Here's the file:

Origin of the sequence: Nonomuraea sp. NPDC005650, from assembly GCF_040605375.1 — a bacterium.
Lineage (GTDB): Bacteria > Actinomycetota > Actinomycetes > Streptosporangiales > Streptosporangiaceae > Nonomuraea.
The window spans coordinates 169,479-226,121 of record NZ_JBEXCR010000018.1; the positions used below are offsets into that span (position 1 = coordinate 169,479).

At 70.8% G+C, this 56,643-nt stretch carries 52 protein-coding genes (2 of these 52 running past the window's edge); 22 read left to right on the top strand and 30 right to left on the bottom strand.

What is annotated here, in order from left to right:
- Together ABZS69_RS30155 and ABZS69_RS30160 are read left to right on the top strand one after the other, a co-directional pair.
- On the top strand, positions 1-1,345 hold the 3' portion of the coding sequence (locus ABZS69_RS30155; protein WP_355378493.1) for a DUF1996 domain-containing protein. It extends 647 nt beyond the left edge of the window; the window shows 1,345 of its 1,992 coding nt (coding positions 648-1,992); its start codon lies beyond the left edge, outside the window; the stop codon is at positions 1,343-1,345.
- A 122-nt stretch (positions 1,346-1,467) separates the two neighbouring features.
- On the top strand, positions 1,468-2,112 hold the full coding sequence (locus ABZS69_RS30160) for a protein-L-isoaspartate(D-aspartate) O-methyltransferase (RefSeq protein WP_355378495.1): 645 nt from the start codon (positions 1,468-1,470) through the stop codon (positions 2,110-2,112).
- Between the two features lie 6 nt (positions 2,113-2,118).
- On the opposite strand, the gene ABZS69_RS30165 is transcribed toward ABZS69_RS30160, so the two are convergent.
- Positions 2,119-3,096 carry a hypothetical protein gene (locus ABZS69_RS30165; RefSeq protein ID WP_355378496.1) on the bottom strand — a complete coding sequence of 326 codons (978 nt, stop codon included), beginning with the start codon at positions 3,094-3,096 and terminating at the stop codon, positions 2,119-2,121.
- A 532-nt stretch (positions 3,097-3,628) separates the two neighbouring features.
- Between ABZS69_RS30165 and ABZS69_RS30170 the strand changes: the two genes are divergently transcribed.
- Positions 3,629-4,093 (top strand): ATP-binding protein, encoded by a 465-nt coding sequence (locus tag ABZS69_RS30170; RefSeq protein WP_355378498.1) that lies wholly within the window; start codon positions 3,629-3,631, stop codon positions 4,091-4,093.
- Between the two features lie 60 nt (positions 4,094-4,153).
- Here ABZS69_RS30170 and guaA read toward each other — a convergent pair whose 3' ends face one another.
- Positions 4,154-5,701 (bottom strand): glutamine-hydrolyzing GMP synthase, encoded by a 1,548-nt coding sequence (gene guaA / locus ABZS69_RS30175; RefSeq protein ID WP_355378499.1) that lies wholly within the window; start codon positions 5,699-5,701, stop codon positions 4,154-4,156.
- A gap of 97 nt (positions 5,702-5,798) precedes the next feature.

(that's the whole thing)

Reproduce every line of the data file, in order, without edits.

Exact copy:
Origin of the sequence: Nonomuraea sp. NPDC005650, from assembly GCF_040605375.1 — a bacterium.
Lineage (GTDB): Bacteria > Actinomycetota > Actinomycetes > Streptosporangiales > Streptosporangiaceae > Nonomuraea.
The window spans coordinates 169,479-226,121 of record NZ_JBEXCR010000018.1; the positions used below are offsets into that span (position 1 = coordinate 169,479).

At 70.8% G+C, this 56,643-nt stretch carries 52 protein-coding genes (2 of these 52 running past the window's edge); 22 read left to right on the top strand and 30 right to left on the bottom strand.

What is annotated here, in order from left to right:
- Together ABZS69_RS30155 and ABZS69_RS30160 are read left to right on the top strand one after the other, a co-directional pair.
- On the top strand, positions 1-1,345 hold the 3' portion of the coding sequence (locus ABZS69_RS30155; protein WP_355378493.1) for a DUF1996 domain-containing protein. It extends 647 nt beyond the left edge of the window; the window shows 1,345 of its 1,992 coding nt (coding positions 648-1,992); its start codon lies beyond the left edge, outside the window; the stop codon is at positions 1,343-1,345.
- A 122-nt stretch (positions 1,346-1,467) separates the two neighbouring features.
- On the top strand, positions 1,468-2,112 hold the full coding sequence (locus ABZS69_RS30160) for a protein-L-isoaspartate(D-aspartate) O-methyltransferase (RefSeq protein WP_355378495.1): 645 nt from the start codon (positions 1,468-1,470) through the stop codon (positions 2,110-2,112).
- Between the two features lie 6 nt (positions 2,113-2,118).
- On the opposite strand, the gene ABZS69_RS30165 is transcribed toward ABZS69_RS30160, so the two are convergent.
- Positions 2,119-3,096 carry a hypothetical protein gene (locus ABZS69_RS30165; RefSeq protein ID WP_355378496.1) on the bottom strand — a complete coding sequence of 326 codons (978 nt, stop codon included), beginning with the start codon at positions 3,094-3,096 and terminating at the stop codon, positions 2,119-2,121.
- A 532-nt stretch (positions 3,097-3,628) separates the two neighbouring features.
- Between ABZS69_RS30165 and ABZS69_RS30170 the strand changes: the two genes are divergently transcribed.
- Positions 3,629-4,093 (top strand): ATP-binding protein, encoded by a 465-nt coding sequence (locus tag ABZS69_RS30170; RefSeq protein WP_355378498.1) that lies wholly within the window; start codon positions 3,629-3,631, stop codon positions 4,091-4,093.
- Between the two features lie 60 nt (positions 4,094-4,153).
- Here ABZS69_RS30170 and guaA read toward each other — a convergent pair whose 3' ends face one another.
- Positions 4,154-5,701 (bottom strand): glutamine-hydrolyzing GMP synthase, encoded by a 1,548-nt coding sequence (gene guaA / locus ABZS69_RS30175; RefSeq protein ID WP_355378499.1) that lies wholly within the window; start codon positions 5,699-5,701, stop codon positions 4,154-4,156.
- A gap of 97 nt (positions 5,702-5,798) precedes the next feature.